Crime commission split on drugged driving measures
The Virginia Crime Commission recommended a handful of new laws related to driving under the influence of drugs but walked away split on other proposals.
Commission members recommended requirements for three departments: the Department of Forensic Science (to conduct both alcohol and drug screenings on all blood samples drawn for DUIs), the Department of Motor Vehicles (to release a yearly comprehensive impaired driving report) and the Office of the Chief Medical Examiner (to perform a blood test on all drivers killed in motor vehicle and boating accidents).
The commission also unanimously recommended that the General Assembly expand funding for roadside drug recognition training provided by Virginia State Police.
The General Assembly will consider those proposals in January.
The commission — which is made up of five delegates, five senators and three gubernatorial appointees — previously considered data and proposals from VSP, the Department of Forensic Science, the Virginia Association of Commonwealth’s Attorneys, the Cannabis Control Authority and others during a broad review of the state’s DUI laws.
Driving under the influence of marijuana has received special attention as lawmakers attempt to iron out statewide legalization of the drug.
It’s illegal to drive while high in Virginia and is punishable with fines, up to a year in prison and driver’s license revocation.
Commission staff provided 10 policy options, including repealing the prohibition on searches based on the odor of marijuana, setting a legal limit of 3 nanograms of THC per milliliter of blood while driving and allowing for roadside saliva tests to detect recent drug use.
Del. Les Adams (R-Martinsville) said before the vote that he’s concerned about a recent state-conducted survey that showed Virginians don’t perceive pot to be as dangerous as alcohol.
“This would go a long way to letting people know that it’s not acceptable to ingest marijuana and then get behind the wheel of a car,” Adams said in reference to the limit.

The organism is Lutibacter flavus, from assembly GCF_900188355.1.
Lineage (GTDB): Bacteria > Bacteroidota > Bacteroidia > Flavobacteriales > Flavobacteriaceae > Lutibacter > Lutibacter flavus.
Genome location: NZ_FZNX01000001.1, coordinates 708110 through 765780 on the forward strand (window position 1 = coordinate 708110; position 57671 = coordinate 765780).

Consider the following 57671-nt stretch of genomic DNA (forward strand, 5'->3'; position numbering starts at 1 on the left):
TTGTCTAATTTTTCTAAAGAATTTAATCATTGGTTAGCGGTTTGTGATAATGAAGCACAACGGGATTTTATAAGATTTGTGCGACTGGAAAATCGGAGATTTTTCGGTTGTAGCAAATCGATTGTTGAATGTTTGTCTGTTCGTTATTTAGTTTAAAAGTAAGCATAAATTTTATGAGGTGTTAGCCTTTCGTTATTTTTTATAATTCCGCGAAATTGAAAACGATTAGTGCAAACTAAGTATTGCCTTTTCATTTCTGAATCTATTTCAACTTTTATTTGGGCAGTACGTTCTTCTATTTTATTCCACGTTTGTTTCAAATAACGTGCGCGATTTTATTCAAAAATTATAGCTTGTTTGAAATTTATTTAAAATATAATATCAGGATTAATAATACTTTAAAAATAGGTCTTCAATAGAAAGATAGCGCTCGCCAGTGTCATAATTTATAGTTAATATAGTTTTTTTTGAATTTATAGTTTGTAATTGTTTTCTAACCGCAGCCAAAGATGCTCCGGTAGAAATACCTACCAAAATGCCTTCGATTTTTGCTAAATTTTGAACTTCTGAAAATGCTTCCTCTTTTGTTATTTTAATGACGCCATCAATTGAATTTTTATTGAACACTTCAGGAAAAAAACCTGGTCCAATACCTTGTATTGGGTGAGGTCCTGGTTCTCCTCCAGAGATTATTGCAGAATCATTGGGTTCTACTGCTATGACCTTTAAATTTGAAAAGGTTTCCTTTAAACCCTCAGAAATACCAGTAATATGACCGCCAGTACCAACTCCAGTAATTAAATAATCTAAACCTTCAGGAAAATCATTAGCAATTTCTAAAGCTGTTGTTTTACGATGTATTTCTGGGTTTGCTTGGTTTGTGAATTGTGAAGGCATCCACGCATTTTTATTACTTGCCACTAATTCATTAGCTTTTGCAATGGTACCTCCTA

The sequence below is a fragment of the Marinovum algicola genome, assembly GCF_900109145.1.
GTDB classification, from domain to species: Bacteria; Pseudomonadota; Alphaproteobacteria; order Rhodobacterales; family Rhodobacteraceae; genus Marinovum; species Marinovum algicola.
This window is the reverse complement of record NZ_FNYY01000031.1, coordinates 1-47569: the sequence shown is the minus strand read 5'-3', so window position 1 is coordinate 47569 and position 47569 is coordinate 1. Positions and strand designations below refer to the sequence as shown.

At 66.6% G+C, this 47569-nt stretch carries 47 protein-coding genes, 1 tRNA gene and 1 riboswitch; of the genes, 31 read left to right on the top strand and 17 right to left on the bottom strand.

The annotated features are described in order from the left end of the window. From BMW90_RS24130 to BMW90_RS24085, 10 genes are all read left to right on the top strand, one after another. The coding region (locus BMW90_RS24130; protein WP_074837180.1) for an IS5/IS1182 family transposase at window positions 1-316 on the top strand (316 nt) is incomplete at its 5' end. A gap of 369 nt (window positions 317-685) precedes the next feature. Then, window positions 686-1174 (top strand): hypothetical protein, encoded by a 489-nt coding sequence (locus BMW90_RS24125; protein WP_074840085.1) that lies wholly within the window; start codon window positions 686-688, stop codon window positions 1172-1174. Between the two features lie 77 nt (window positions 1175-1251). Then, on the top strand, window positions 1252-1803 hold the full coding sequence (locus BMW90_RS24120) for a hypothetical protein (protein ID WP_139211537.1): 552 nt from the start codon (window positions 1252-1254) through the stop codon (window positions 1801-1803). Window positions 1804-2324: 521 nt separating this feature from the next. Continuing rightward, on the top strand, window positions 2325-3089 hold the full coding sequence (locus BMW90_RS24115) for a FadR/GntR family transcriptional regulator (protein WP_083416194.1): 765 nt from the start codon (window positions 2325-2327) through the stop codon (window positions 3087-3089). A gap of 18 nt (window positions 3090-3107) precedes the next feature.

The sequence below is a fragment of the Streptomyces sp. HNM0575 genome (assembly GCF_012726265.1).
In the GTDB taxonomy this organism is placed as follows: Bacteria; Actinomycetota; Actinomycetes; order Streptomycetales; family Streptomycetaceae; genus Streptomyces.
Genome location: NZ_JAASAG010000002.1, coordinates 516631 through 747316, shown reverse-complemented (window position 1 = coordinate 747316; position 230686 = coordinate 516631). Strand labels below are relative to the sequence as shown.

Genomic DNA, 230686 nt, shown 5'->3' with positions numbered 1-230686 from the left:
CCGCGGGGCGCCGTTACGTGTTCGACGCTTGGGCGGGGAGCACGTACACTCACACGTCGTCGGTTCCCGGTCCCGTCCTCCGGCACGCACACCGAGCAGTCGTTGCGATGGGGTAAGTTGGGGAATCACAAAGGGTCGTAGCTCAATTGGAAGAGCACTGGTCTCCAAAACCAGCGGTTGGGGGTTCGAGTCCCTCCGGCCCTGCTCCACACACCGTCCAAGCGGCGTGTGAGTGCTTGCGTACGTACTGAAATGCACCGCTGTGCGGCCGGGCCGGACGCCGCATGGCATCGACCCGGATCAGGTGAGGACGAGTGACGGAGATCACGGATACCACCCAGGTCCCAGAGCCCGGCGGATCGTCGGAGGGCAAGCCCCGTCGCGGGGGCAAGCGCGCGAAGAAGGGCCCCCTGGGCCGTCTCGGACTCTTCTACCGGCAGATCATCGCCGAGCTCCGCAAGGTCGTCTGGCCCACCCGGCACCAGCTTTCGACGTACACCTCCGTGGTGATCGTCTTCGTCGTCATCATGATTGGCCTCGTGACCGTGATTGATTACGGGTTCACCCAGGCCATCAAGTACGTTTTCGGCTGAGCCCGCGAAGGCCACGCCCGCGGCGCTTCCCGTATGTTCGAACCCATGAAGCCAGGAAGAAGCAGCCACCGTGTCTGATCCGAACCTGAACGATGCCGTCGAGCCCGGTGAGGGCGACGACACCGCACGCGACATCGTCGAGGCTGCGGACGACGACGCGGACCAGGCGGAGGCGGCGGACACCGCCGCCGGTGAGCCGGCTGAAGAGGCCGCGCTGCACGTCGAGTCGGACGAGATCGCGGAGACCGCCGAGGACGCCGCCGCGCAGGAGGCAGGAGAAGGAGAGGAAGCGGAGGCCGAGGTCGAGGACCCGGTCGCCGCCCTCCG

Under current law, there is no legal “per se” limit. That means blood test results alone are not sufficient to charge a Virginian with a DUI – police need additional evidence, like an open container or, according to state law, “appearance, conduct, speech, or other physical characteristic... consistent with the consumption of marijuana or marijuana products.”
Blood test results can be used as evidence in DUI trials, leaving discretion with the judge.
Colin Drabert, deputy director of the commission’s staff, acknowledged that current research “does not support a relationship between THC levels in the blood and impaired driving.”
He also confirmed concerns from panel Democrats that current roadside saliva testing technology can only test for recent consumption of THC, not impairment. That means the test may show marijuana in a person who has been sober for hours. Although a majority of the commission initially voted to recommend repealing the odor-based prohibition, setting the THC blood limit and allowing roadside tests — the commission’s citizen members voted with Republicans in an 8-5 tally on each. None of the proposals ended up with endorsements.
Due to a crime commission rule that allows a majority of its representatives from either state legislative body to reject a proposal, Senate Democrats were able to nullify the recommendation.
The General Assembly opens Wednesday, Jan. 11 for its legislative session.